15. How does CW #469 "Take My Life And Let It Be" describe the Christian's life?
16.  A/D: Since O.T. priests were to be separate from society, it is wrong for church workers of today to hold secular jobs in addition to their work in the church.
17.  A/D: Proclaiming God's Word is a modern-day appearance of the "glory of the LORD."
18.  How does the LORD's judgment of Nadab and Abihu also warn us today?
19.  What are some specific ways that we can be more careful and less careless in our obedience to God? 

- in worship (hymn singing, liturgies, materials, etc.)
- in doctrine (teaching, learning God's Word)
- in fellowship (unite with some, but not others)
- in service (time, talents, treasures, different types of service and giving)
- in our homes
- in our jobs
- in other ways


Regulations for Cleanness and Uncleanness Chapters 11-16 
1. What was the purpose of the "Purification Code"?  (11:44-47)
2. What four groups divide the creatures? (11:2,9,13,20)
3. What two qualifications were necessary for land animals to be considered clean? (11:3,4)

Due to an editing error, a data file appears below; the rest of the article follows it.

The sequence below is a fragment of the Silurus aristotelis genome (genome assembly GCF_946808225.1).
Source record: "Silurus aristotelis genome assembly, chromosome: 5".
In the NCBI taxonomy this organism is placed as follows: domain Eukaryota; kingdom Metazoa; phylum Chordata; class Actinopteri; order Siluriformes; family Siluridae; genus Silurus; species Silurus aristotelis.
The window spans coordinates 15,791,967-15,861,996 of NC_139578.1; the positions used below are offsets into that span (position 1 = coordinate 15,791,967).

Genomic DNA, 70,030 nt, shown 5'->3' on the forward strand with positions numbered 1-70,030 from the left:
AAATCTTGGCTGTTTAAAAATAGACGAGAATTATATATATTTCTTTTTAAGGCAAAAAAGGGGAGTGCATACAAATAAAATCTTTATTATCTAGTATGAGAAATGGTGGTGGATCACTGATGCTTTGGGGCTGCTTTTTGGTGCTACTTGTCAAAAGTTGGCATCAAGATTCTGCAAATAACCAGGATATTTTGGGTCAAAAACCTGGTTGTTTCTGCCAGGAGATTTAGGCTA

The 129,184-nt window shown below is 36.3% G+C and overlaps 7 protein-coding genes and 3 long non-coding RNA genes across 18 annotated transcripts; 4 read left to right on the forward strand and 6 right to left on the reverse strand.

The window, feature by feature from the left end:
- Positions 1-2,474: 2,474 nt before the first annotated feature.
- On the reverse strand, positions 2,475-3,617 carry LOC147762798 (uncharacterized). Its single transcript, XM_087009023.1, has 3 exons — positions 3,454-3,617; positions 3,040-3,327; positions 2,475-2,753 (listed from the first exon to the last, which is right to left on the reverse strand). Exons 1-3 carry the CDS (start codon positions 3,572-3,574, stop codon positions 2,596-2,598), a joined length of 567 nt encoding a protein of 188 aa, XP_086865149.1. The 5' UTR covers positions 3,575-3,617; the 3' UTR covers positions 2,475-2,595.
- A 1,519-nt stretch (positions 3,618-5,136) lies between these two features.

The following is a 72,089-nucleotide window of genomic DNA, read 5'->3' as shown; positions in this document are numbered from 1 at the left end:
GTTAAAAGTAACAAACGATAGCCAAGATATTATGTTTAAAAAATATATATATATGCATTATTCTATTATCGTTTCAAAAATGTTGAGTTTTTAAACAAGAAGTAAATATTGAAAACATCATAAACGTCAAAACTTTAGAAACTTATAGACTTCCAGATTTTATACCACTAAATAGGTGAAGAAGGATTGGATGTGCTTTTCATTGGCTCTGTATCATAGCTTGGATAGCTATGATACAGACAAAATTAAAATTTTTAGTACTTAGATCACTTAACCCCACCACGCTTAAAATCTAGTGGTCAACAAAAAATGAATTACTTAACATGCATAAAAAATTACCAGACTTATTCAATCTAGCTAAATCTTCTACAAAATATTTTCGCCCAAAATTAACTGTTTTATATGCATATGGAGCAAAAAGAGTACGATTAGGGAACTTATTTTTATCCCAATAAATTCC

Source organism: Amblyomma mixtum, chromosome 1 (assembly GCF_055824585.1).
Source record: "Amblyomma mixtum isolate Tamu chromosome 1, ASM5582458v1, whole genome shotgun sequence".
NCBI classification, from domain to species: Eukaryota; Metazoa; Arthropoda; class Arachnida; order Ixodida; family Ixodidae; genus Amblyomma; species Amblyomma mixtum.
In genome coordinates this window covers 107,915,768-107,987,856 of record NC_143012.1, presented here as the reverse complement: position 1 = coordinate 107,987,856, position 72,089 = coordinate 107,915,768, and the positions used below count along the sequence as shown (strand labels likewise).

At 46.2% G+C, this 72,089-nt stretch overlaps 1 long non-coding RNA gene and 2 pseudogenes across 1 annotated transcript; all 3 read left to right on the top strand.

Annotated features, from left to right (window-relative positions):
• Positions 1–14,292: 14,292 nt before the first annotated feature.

4. A/D: God was to the people, what the people were to the unclean creatures.
5. What was a mother to do after the purification time? (12:6f)
6. What foods did the Israelites most commonly eat? 
 Genesis 18:8
 Deuteronomy 32:14
 I Samuel 17:17
 I Samuel 25:18
 Proverbs 27:27

7. These regulations degenerated into empty rituals.  What does God's Word say about formalism? 
 I Samuel 15:22
 Psalm 51:17
 Ecclesiastes 5:1
 Isaiah 1:13
 Isaiah 29:13
 Matthew 23:23
 Colossians 2:13-23
 2 Timothy 3:5

8. A/D: There are still some foods which are "unclean" for Christians. 
 Acts 10:15
 Romans 14:13-23
 Acts 15:19-21

9. A/D: It can be wrong to eat or drink something.
10. A/D: Death was "unclean" because it's foreign to God's plan.